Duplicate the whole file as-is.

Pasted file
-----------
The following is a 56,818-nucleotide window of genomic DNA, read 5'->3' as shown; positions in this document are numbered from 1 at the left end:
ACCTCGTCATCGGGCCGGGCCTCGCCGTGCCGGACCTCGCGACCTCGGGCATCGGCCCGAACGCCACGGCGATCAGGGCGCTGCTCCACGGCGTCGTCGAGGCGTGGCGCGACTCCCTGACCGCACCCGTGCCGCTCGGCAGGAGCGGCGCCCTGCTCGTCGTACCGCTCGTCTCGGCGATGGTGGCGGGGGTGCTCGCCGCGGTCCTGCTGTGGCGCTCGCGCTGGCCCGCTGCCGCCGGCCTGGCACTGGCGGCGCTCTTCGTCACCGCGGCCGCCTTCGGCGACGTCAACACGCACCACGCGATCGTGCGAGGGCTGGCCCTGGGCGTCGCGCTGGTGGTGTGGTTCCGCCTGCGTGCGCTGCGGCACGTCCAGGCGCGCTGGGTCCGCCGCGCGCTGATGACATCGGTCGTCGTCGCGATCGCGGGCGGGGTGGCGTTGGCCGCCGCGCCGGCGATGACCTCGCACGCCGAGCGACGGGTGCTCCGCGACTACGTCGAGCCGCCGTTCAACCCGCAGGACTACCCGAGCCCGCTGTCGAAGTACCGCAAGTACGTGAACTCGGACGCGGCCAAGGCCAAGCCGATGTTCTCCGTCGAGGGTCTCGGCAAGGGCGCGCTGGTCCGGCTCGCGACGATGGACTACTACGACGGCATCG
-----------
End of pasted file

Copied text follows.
The following is a 56,818-nucleotide window of genomic DNA, read 5'->3' as shown; positions in this document are numbered from 1 at the left end:
ACCTCGTCATCGGGCCGGGCCTCGCCGTGCCGGACCTCGCGACCTCGGGCATCGGCCCGAACGCCACGGCGATCAGGGCGCTGCTCCACGGCGTCGTCGAGGCGTGGCGCGACTCCCTGACCGCACCCGTGCCGCTCGGCAGGAGCGGCGCCCTGCTCGTCGTACCGCTCGTCTCGGCGATGGTGGCGGGGGTGCTCGCCGCGGTCCTGCTGTGGCGCTCGCGCTGGCCCGCTGCCGCCGGCCTGGCACTGGCGGCGCTCTTCGTCACCGCGGCCGCCTTCGGCGACGTCAACACGCACCACGCGATCGTGCGAGGGCTGGCCCTGGGCGTCGCGCTGGTGGTGTGGTTCCGCCTGCGTGCGCTGCGGCACGTCCAGGCGCGCTGGGTCCGCCGCGCGCTGATGACATCGGTCGTCGTCGCGATCGCGGGCGGGGTGGCGTTGGCCGCCGCGCCGGCGATGACCTCGCACGCCGAGCGACGGGTGCTCCGCGACTACGTCGAGCCGCCGTTCAACCCGCAGGACTACCCGAGCCCGCTGTCGAAGTACCGCAAGTACGTGAACTCGGACGCGGCCAAGGCCAAGCCGATGTTCTCCGTCGAGGGTCTCGGCAAGGGCGCGCTGGTCCGGCTCGCGACGATGGACTACTACGACGGCATCG